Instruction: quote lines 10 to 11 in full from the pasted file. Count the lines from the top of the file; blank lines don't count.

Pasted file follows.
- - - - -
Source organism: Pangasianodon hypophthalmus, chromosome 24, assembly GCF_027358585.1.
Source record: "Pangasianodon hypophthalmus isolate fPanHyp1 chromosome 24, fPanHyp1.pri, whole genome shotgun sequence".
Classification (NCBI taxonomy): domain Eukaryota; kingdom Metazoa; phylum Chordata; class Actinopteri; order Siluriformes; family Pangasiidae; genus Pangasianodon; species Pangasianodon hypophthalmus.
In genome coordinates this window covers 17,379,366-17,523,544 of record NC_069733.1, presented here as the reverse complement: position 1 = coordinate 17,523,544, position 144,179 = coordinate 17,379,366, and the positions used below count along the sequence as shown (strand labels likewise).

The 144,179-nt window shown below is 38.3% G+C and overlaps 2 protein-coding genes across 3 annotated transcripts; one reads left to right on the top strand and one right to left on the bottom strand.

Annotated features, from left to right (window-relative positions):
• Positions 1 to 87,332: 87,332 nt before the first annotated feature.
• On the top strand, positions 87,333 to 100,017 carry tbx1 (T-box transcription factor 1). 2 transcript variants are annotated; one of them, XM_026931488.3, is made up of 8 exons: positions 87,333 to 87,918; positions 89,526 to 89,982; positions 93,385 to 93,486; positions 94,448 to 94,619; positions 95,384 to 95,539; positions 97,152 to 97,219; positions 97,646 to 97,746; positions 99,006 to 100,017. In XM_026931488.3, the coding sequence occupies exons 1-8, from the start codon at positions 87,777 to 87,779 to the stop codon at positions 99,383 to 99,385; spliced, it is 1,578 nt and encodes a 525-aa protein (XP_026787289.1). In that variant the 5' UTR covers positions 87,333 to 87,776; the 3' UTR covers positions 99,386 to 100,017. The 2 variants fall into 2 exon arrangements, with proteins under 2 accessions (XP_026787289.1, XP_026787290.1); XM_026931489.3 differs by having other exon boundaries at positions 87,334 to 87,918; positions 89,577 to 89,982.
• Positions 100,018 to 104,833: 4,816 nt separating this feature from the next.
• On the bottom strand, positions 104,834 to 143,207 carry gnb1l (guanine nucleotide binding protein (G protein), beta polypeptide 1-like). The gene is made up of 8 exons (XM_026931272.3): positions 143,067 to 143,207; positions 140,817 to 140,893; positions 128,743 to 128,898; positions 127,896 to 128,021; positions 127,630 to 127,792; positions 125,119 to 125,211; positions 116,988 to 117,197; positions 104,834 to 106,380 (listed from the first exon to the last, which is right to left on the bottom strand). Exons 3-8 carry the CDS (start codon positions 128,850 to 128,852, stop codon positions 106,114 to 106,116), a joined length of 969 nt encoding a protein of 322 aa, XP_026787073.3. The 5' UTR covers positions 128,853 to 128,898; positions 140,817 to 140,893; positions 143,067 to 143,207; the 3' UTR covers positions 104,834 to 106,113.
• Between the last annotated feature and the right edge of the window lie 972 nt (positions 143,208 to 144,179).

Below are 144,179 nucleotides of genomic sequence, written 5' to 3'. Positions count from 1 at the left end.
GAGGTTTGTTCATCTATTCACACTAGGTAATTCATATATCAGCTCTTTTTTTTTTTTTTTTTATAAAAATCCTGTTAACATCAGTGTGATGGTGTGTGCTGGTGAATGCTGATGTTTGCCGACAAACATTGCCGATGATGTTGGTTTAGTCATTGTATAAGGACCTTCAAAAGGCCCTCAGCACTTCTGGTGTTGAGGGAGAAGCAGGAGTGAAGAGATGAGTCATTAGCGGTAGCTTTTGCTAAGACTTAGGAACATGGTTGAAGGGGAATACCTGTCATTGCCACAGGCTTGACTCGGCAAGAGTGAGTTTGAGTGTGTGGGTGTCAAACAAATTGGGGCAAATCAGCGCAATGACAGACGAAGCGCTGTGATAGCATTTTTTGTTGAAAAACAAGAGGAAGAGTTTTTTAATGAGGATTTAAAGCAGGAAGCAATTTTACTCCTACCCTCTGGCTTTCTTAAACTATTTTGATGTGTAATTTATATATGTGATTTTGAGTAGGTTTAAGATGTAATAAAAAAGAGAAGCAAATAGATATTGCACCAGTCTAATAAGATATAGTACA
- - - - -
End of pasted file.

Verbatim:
• On the bottom strand, positions 104,834 to 143,207 carry gnb1l (guanine nucleotide binding protein (G protein), beta polypeptide 1-like). The gene is made up of 8 exons (XM_026931272.3): positions 143,067 to 143,207; positions 140,817 to 140,893; positions 128,743 to 128,898; positions 127,896 to 128,021; positions 127,630 to 127,792; positions 125,119 to 125,211; positions 116,988 to 117,197; positions 104,834 to 106,380 (listed from the first exon to the last, which is right to left on the bottom strand). Exons 3-8 carry the CDS (start codon positions 128,850 to 128,852, stop codon positions 106,114 to 106,116), a joined length of 969 nt encoding a protein of 322 aa, XP_026787073.3. The 5' UTR covers positions 128,853 to 128,898; positions 140,817 to 140,893; positions 143,067 to 143,207; the 3' UTR covers positions 104,834 to 106,113.
• Between the last annotated feature and the right edge of the window lie 972 nt (positions 143,208 to 144,179).